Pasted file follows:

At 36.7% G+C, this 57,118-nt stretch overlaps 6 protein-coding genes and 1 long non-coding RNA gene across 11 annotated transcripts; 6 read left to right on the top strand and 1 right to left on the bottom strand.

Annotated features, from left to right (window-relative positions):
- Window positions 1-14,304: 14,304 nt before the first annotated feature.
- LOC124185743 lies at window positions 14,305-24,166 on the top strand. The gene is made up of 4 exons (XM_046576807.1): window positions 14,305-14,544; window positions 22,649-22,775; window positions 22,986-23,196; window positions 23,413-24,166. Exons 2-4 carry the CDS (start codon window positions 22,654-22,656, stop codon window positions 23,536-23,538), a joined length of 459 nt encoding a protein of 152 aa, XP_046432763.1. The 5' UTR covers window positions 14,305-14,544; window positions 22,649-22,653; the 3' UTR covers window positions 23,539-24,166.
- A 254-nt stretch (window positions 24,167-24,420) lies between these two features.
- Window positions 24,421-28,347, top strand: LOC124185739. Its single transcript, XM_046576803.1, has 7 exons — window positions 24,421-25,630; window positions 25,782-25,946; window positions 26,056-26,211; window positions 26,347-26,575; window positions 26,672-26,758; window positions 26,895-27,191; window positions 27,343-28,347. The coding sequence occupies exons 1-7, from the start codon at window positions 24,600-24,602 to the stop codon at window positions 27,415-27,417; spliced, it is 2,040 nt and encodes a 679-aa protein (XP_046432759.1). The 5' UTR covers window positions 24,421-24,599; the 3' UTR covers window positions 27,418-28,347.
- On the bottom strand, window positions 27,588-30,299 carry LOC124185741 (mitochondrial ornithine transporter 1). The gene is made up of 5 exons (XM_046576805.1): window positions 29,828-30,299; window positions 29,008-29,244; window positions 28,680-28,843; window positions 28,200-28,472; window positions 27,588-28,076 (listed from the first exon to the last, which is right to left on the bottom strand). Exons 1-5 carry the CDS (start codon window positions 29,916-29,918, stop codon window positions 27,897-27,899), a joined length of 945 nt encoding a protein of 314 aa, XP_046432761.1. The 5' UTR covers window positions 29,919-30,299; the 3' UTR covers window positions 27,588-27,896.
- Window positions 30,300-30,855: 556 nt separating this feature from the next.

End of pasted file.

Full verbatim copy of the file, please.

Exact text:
At 36.7% G+C, this 57,118-nt stretch overlaps 6 protein-coding genes and 1 long non-coding RNA gene across 11 annotated transcripts; 6 read left to right on the top strand and 1 right to left on the bottom strand.

Annotated features, from left to right (window-relative positions):
- Window positions 1-14,304: 14,304 nt before the first annotated feature.
- LOC124185743 lies at window positions 14,305-24,166 on the top strand. The gene is made up of 4 exons (XM_046576807.1): window positions 14,305-14,544; window positions 22,649-22,775; window positions 22,986-23,196; window positions 23,413-24,166. Exons 2-4 carry the CDS (start codon window positions 22,654-22,656, stop codon window positions 23,536-23,538), a joined length of 459 nt encoding a protein of 152 aa, XP_046432763.1. The 5' UTR covers window positions 14,305-14,544; window positions 22,649-22,653; the 3' UTR covers window positions 23,539-24,166.
- A 254-nt stretch (window positions 24,167-24,420) lies between these two features.
- Window positions 24,421-28,347, top strand: LOC124185739. Its single transcript, XM_046576803.1, has 7 exons — window positions 24,421-25,630; window positions 25,782-25,946; window positions 26,056-26,211; window positions 26,347-26,575; window positions 26,672-26,758; window positions 26,895-27,191; window positions 27,343-28,347. The coding sequence occupies exons 1-7, from the start codon at window positions 24,600-24,602 to the stop codon at window positions 27,415-27,417; spliced, it is 2,040 nt and encodes a 679-aa protein (XP_046432759.1). The 5' UTR covers window positions 24,421-24,599; the 3' UTR covers window positions 27,418-28,347.
- On the bottom strand, window positions 27,588-30,299 carry LOC124185741 (mitochondrial ornithine transporter 1). The gene is made up of 5 exons (XM_046576805.1): window positions 29,828-30,299; window positions 29,008-29,244; window positions 28,680-28,843; window positions 28,200-28,472; window positions 27,588-28,076 (listed from the first exon to the last, which is right to left on the bottom strand). Exons 1-5 carry the CDS (start codon window positions 29,916-29,918, stop codon window positions 27,897-27,899), a joined length of 945 nt encoding a protein of 314 aa, XP_046432761.1. The 5' UTR covers window positions 29,919-30,299; the 3' UTR covers window positions 27,588-27,896.
- Window positions 30,300-30,855: 556 nt separating this feature from the next.